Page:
As I was driving at 5:30 this morning, one story on KPR really woke me up – after a 20 hour deliberation over two days, the FDA has decided that drug Avandia will remain on the market.
Avandia is a medication for type 2 diabetes. This decision comes despite evidence that Avandia may cause increased risk of heart attack, stroke, and death — so much so that some FDA scientists have been calling for the drug’s review and removal for years. I wouldn’t take such a side effect for a DIABETES DRUG lightly, either.
One panelist who reluctantly voted to keep the drug on the market said he was disappointed Glaxo (the makers of Avandia) had not provided clear evidence that the drug was safe.
However, the drug was kept on the market because there was reportedly not enough substantial evidence to deem that the drug was really that dangerous.
Which should determine if the drug is available to Americans – evidence that it’s safe or evidence that it isn’t safe?
This is what happens when government agency is in the palm of the private sector’s hand. The FDA is partially (significantly) funded by drug companies; without them, they would not have the monetary resources to operate. So, guess which way the FDA will lean in the drug approval process?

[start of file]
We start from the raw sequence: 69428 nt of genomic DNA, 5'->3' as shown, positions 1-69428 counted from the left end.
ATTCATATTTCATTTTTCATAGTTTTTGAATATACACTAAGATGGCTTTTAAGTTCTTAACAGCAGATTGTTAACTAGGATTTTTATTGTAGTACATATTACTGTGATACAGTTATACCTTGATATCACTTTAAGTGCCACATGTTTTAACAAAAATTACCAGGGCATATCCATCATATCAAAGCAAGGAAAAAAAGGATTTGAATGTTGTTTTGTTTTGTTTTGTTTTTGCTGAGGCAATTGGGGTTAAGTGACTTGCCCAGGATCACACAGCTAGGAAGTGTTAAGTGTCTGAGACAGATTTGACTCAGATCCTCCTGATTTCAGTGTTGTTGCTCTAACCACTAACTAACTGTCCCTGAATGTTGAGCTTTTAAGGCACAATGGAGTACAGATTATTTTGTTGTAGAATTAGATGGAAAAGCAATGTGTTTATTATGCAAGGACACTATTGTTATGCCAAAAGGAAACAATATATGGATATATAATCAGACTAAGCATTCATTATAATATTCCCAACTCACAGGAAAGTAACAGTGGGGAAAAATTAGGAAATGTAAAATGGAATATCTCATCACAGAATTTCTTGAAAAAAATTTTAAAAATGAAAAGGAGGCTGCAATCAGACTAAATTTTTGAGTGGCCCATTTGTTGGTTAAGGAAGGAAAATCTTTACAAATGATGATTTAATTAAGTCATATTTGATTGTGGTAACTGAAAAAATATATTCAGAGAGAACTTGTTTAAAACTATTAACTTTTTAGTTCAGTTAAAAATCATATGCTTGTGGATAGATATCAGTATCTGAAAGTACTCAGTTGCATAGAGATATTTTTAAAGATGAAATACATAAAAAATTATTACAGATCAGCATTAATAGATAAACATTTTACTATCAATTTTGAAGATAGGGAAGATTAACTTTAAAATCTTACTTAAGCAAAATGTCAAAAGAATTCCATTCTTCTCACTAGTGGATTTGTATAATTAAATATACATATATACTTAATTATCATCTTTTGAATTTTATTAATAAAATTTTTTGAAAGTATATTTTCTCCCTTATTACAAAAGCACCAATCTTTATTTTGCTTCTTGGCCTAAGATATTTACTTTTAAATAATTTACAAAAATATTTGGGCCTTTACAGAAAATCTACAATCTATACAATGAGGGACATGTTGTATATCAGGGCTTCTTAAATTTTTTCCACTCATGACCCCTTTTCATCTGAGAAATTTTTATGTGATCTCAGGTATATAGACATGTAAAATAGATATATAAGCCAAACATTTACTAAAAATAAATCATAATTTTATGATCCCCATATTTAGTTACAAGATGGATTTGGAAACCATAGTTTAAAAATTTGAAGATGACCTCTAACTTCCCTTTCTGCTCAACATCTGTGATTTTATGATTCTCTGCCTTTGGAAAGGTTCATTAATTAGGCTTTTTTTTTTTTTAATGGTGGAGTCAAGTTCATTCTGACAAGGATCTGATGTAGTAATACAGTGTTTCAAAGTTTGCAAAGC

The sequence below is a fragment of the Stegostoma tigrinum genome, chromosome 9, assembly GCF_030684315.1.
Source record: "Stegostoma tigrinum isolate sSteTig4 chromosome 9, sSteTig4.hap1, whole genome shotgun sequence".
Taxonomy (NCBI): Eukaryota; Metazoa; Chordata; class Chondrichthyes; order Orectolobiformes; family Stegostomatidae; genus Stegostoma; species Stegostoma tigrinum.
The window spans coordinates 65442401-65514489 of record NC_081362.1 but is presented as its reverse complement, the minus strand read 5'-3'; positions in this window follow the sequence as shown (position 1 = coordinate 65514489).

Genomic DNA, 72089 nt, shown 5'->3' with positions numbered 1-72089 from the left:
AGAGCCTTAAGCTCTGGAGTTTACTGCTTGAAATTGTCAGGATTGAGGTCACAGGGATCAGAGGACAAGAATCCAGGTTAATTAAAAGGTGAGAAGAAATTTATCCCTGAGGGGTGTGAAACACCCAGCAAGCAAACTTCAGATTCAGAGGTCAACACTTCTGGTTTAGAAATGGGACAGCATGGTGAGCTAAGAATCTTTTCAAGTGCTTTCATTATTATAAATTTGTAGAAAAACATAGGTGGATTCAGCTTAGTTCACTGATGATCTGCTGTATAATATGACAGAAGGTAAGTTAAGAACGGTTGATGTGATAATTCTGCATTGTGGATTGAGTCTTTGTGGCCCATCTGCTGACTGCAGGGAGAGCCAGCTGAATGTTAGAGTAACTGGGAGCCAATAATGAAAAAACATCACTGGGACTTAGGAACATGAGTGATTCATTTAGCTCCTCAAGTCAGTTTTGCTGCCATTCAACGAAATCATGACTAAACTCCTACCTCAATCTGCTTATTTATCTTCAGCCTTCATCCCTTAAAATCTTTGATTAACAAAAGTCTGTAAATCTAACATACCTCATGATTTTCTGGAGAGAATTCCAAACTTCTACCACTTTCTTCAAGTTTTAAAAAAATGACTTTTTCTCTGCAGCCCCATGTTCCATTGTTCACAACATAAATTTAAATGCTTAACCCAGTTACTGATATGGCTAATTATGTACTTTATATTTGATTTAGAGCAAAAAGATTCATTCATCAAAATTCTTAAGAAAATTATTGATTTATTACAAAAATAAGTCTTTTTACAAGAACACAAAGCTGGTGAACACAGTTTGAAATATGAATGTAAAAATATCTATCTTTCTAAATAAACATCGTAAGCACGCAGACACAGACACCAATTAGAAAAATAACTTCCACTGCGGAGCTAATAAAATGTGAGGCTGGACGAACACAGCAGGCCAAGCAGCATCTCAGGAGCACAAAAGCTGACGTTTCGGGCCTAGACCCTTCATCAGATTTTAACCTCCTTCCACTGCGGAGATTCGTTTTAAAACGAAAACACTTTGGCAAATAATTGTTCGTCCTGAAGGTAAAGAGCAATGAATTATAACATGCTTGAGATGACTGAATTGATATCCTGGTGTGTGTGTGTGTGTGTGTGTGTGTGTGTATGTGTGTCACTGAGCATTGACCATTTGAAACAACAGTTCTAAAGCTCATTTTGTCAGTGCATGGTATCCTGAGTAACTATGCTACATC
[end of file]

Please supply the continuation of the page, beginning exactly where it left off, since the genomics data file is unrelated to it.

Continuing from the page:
Some might say that it should be up to individuals to decide whether they want to accept the risks involved in taking certain medications. I would argue that, at least from what I’ve observed, Americans can be very trusting of their doctors and the medical system, especially if their doctors are trustworthy and have good intentions. Some wouldn’t necessarily assess the risks of a prescribed drug if they believed their doctors thought it was safe; and, a lot of doctors probably trust the FDA to weed out unsafe medication.
To me, this just seems like another struggle between duty to the people and corporate power.